They want to give health insurance ripoff artists a license to change Medicare, to let this program for our seniors wither on the vine. That's why they want to replace Bill Clinton. But we won't let them.
They want to outlaw all affirmative action and many other measures to reach out to those who want to reach up. That's why they want to replace Bill Clinton. But we won't let them. They want to cut education and undermine our schools - put down teachers instead of lifting up students. That's why they want to replace Bill Clinton. But we won't let them.
They want to give free reign to lobbyists for the biggest polluters in America to rewrite our environmental laws allowing more poison in our air and water, and then auction off our natural wonders piece by piece. That's why they want to replace Bill Clinton. But we won't let them.
We will not; we cannot; we must not let them.
And you know what? We can make Bill Clinton's job a lot easier by making Dick Gephardt speaker of the House and Tom Daschle Senate majority leader.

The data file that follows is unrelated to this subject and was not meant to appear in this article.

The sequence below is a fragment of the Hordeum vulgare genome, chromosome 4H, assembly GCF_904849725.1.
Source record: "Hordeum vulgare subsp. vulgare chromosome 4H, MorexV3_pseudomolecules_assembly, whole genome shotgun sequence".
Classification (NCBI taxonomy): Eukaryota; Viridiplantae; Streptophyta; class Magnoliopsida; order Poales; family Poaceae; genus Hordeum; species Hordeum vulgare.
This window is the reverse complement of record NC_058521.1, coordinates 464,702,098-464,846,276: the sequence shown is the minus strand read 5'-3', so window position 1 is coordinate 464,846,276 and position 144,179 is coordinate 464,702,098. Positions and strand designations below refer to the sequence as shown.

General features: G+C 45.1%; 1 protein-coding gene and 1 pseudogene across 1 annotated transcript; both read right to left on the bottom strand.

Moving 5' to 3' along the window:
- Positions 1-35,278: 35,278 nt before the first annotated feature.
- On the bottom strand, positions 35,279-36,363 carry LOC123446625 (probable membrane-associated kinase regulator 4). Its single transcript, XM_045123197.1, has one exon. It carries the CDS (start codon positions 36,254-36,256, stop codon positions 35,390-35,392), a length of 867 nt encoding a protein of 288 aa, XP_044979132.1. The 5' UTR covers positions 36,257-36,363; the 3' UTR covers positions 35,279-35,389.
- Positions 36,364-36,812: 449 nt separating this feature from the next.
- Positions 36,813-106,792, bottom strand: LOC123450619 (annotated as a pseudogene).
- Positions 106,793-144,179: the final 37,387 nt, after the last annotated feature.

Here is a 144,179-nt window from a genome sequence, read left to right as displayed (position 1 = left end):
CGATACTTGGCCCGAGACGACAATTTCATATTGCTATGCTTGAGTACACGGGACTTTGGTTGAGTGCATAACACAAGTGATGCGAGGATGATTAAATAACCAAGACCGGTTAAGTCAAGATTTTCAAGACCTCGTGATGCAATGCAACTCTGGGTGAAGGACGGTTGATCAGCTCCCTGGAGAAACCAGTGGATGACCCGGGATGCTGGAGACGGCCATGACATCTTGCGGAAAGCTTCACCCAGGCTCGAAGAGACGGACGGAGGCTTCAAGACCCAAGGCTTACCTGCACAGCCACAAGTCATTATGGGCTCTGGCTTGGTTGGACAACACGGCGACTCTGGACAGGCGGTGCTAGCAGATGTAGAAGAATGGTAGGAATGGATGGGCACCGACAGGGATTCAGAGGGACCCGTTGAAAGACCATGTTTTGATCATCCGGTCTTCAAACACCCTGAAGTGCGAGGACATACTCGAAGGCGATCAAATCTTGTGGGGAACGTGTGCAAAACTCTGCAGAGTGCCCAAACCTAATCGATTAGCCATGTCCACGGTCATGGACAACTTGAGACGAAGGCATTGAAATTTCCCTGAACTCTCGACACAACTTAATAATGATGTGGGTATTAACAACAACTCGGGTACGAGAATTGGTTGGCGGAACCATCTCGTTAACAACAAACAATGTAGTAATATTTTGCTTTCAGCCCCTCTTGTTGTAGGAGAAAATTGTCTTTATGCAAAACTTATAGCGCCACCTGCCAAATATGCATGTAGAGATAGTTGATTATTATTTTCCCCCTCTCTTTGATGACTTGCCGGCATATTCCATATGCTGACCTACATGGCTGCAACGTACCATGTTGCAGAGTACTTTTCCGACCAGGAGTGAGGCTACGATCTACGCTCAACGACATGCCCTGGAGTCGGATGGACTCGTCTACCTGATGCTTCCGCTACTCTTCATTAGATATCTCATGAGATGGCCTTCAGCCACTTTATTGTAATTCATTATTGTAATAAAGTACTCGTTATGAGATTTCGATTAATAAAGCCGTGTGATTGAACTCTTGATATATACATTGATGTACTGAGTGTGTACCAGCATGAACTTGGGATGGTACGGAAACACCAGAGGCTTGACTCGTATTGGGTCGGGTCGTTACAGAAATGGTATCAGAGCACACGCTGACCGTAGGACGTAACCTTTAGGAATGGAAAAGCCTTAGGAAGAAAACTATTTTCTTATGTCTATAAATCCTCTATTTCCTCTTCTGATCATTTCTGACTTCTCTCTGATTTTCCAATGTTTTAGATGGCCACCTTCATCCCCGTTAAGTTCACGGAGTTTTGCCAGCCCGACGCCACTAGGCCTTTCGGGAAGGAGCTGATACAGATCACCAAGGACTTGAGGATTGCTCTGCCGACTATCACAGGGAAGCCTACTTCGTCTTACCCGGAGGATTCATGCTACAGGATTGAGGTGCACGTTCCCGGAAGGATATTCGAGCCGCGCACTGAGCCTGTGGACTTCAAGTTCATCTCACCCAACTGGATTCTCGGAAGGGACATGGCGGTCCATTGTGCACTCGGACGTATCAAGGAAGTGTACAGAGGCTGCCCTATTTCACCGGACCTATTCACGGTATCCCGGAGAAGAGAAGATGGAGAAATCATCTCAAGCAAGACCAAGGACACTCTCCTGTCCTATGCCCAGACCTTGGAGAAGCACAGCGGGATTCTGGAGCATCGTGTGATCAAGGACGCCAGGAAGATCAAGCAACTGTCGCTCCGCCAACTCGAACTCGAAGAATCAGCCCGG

You can judge a president by the enemies he is willing to make. You know that someone who's been attacked as much as Bill Clinton is doing something right. America has never changed without a president willing to confront the status quo and take on the forces of greed and indifference. It has changed only when we have had a president with the vision to tackle the real problems that really matter to our families. That's what this president has done.
Because families don't eat or breathe political slogans. They thrive or fail according to how they handle each day's challenges.
When your alarm goes off in the morning, if your family is like mine, everybody starts rushing around, getting ready for school and work. When one of your children reaches for cereal and fruit, you shouldn't have to worry about whether the food is safe. That's why just this month, President Clinton brought farmers and environmentalists together and signed an historic law to keep dangerous pesticides off our fruits and vegetables.